And when a water cooling systems fails, it is likely to be a more catastrophic failure than losing one fan of two or three on a high end air cooler. Nothing good can come out of water leaking on a motherboard.

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 Post subject: Re: What I have Learned about Computer Performance from SPCR
PostPosted: Tue Feb 08, 2011 4:29 am 
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Mats wrote:
A SSD seems like a quite important part, but it's left out in the list. Why? I'd prefer getting a small SSD than having a 700 MHZ faster CPU.
What you say is more than valid. For most applications they are more important to performance than the CPU. The discussion was focused on CPUs, that is why SSDs were not brought up.

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Last edited by ces on Tue Feb 08, 2011 6:17 am, edited 1 time in total.

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 Post subject: Re: What I have Learned about Computer Performance from SPCR
PostPosted: Tue Feb 08, 2011 4:42 am 
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ces wrote:
The discussion was focused on CPUs, that is why SSDs were not brought up.

That's what I thought at first too, then I saw #4 and #5, about RAM.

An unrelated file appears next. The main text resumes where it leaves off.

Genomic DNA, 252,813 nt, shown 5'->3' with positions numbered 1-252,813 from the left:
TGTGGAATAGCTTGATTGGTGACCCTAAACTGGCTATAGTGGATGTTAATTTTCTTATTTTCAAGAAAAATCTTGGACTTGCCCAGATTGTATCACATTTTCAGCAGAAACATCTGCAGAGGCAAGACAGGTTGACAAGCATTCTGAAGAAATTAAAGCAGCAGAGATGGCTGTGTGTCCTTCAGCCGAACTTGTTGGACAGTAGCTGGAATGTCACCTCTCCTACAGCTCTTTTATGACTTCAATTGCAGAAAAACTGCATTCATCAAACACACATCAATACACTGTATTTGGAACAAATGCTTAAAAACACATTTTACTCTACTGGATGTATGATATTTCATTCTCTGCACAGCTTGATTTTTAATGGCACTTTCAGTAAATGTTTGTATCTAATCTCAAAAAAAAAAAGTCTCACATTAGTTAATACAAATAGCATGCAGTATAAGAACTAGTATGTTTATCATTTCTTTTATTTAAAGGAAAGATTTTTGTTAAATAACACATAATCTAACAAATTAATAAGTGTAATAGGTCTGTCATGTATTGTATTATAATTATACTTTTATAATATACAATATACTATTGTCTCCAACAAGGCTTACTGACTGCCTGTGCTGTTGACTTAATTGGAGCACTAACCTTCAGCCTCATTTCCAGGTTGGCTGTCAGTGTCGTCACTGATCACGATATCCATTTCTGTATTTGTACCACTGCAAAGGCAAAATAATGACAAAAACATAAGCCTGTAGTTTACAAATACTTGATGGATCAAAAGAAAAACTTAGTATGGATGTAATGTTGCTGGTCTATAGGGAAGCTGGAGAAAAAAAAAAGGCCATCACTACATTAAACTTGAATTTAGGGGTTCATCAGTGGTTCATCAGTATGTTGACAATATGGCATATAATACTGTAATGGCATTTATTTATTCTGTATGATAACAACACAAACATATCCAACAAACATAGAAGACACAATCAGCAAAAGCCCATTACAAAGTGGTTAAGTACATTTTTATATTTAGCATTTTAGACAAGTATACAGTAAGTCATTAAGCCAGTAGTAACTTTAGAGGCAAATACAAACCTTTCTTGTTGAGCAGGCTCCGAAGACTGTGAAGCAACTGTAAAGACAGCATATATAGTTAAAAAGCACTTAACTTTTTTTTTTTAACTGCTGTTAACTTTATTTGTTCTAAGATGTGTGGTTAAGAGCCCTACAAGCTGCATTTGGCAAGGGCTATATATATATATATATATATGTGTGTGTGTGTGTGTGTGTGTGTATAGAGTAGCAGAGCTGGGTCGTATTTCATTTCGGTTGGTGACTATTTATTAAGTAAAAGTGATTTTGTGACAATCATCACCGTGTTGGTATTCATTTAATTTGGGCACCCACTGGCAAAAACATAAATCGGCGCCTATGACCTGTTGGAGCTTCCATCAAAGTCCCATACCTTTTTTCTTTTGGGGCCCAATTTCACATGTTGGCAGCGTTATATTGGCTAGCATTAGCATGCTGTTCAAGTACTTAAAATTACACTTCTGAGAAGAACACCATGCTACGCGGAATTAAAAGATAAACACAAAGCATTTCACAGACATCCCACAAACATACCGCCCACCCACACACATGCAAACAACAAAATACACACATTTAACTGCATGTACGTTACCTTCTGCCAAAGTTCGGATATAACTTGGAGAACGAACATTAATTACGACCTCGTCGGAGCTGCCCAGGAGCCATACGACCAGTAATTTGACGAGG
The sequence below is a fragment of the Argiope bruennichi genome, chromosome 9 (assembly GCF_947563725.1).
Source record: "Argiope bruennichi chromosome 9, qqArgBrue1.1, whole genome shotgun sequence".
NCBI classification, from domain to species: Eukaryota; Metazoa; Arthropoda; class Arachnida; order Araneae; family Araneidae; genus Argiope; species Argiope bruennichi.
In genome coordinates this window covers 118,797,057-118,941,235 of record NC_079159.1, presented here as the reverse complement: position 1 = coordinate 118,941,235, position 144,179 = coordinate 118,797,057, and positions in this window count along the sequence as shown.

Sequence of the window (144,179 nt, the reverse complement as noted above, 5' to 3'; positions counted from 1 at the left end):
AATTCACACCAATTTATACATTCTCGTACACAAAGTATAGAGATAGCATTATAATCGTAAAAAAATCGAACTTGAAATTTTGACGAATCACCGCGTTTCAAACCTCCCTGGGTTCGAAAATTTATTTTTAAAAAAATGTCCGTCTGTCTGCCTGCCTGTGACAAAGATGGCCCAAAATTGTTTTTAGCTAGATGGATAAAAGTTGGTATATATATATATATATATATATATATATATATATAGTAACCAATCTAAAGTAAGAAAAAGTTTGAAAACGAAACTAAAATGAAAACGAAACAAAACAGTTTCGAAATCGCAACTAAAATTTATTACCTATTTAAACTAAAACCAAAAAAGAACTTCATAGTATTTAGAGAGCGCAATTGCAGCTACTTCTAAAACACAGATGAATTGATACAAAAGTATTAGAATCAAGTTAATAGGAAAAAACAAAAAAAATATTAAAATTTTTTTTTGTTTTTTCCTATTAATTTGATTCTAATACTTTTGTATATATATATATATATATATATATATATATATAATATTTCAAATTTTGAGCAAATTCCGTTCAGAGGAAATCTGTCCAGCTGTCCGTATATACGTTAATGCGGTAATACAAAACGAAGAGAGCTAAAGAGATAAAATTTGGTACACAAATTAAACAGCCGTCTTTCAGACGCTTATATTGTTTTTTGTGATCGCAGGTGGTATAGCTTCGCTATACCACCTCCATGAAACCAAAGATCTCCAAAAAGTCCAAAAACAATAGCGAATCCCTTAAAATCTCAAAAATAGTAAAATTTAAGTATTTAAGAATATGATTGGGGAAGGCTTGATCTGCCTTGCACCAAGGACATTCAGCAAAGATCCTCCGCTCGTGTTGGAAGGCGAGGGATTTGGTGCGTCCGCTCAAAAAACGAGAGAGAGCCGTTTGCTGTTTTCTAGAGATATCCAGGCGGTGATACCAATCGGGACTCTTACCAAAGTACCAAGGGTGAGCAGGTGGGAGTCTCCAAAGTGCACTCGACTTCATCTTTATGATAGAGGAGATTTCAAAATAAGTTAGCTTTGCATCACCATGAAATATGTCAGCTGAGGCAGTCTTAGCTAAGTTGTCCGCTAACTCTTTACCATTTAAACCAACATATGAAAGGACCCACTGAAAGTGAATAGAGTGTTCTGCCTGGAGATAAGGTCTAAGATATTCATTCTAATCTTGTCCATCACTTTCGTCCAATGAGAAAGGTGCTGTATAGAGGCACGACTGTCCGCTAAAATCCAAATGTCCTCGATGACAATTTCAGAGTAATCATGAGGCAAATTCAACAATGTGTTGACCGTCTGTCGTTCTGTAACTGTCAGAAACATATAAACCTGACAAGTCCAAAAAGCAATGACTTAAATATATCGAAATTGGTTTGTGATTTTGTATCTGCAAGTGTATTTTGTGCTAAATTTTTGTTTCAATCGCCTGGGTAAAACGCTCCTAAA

Xbitlabs compared adding a SSD to adding more RAM.


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 Post subject: Re: What I have Learned about Computer Performance from SPCR
PostPosted: Tue Feb 08, 2011 6:03 am 
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Mats wrote:
ces wrote:
The discussion was focused on CPUs, that is why SSDs were not brought up.

That's what I thought at first too, then I saw #4 and #5, about RAM.
Xbitlabs compared adding a SSD to adding more RAM.



Sadly this review is tilted in a strange way. Since I know X-bit typically have good reviews it seems they just didn't ask the right question. This question is irrelevant for pro users. I understand the reasoning behind it as in "what should I buy - more RAM or an SSD" One could also answer - a better monitor. So really bad choice for a review topic IMO

More RAM is critical when you need it. The Photoshop test is the only test they did that needs the extra RAM. They should have come up with tests that use more RAM on Aftereffects, 3D and Video editing as well. But they didn't. I Guess its easy to find a megapixel image but not so easy to apply a stressful filter on some very high quality HD footage. Same with 3D apps, If they loaded a huge scene with huge textures....

If they had used 1GB VS 4GB RAM and an SSD the results were in favor of RAM across the board. Games would be unplayable. Windows would take forever to load. And video editing would be impossible...

SSD is great. But even though I own one, I can say its luxury rather than necessity.

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 Post subject: Re: What I have Learned about Computer Performance from SPCR
PostPosted: Tue Feb 08, 2011 6:10 am 
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CES on watercooling,

You've got a point. Heat has to go into the air eventually.

As a side note I've seen Intel, and a few extreme OC review sites, admit they haven't been able to get better OC from SNB using water cooling. Seems it has to do with the maximum clock possible regardless of cooling. Heat is probably not be the limiting factor anymore.

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 Post subject: Re: What I have Learned about Computer Performance from SPCR
PostPosted: Tue Feb 08, 2011 6:12 am